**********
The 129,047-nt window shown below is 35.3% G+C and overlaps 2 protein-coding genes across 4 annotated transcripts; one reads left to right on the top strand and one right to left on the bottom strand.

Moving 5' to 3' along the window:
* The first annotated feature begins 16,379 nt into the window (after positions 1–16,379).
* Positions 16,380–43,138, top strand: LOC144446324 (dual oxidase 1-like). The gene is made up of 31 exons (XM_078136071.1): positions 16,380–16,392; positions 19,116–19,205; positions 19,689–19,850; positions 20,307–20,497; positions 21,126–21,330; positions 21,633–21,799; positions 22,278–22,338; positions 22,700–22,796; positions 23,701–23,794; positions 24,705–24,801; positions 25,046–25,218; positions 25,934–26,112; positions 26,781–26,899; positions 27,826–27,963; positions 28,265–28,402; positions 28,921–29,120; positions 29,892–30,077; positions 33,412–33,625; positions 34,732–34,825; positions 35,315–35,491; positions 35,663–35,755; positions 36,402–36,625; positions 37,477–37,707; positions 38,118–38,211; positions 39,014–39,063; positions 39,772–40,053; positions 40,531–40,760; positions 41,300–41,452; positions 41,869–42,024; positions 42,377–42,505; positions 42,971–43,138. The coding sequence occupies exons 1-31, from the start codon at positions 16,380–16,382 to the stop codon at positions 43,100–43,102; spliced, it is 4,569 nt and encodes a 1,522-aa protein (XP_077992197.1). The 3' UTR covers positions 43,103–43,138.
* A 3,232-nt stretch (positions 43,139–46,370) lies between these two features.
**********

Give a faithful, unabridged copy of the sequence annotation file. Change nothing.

The 129,047-nt window shown below is 35.3% G+C and overlaps 2 protein-coding genes across 4 annotated transcripts; one reads left to right on the top strand and one right to left on the bottom strand.

Moving 5' to 3' along the window:
* The first annotated feature begins 16,379 nt into the window (after positions 1–16,379).
* Positions 16,380–43,138, top strand: LOC144446324 (dual oxidase 1-like). The gene is made up of 31 exons (XM_078136071.1): positions 16,380–16,392; positions 19,116–19,205; positions 19,689–19,850; positions 20,307–20,497; positions 21,126–21,330; positions 21,633–21,799; positions 22,278–22,338; positions 22,700–22,796; positions 23,701–23,794; positions 24,705–24,801; positions 25,046–25,218; positions 25,934–26,112; positions 26,781–26,899; positions 27,826–27,963; positions 28,265–28,402; positions 28,921–29,120; positions 29,892–30,077; positions 33,412–33,625; positions 34,732–34,825; positions 35,315–35,491; positions 35,663–35,755; positions 36,402–36,625; positions 37,477–37,707; positions 38,118–38,211; positions 39,014–39,063; positions 39,772–40,053; positions 40,531–40,760; positions 41,300–41,452; positions 41,869–42,024; positions 42,377–42,505; positions 42,971–43,138. The coding sequence occupies exons 1-31, from the start codon at positions 16,380–16,382 to the stop codon at positions 43,100–43,102; spliced, it is 4,569 nt and encodes a 1,522-aa protein (XP_077992197.1). The 3' UTR covers positions 43,103–43,138.
* A 3,232-nt stretch (positions 43,139–46,370) lies between these two features.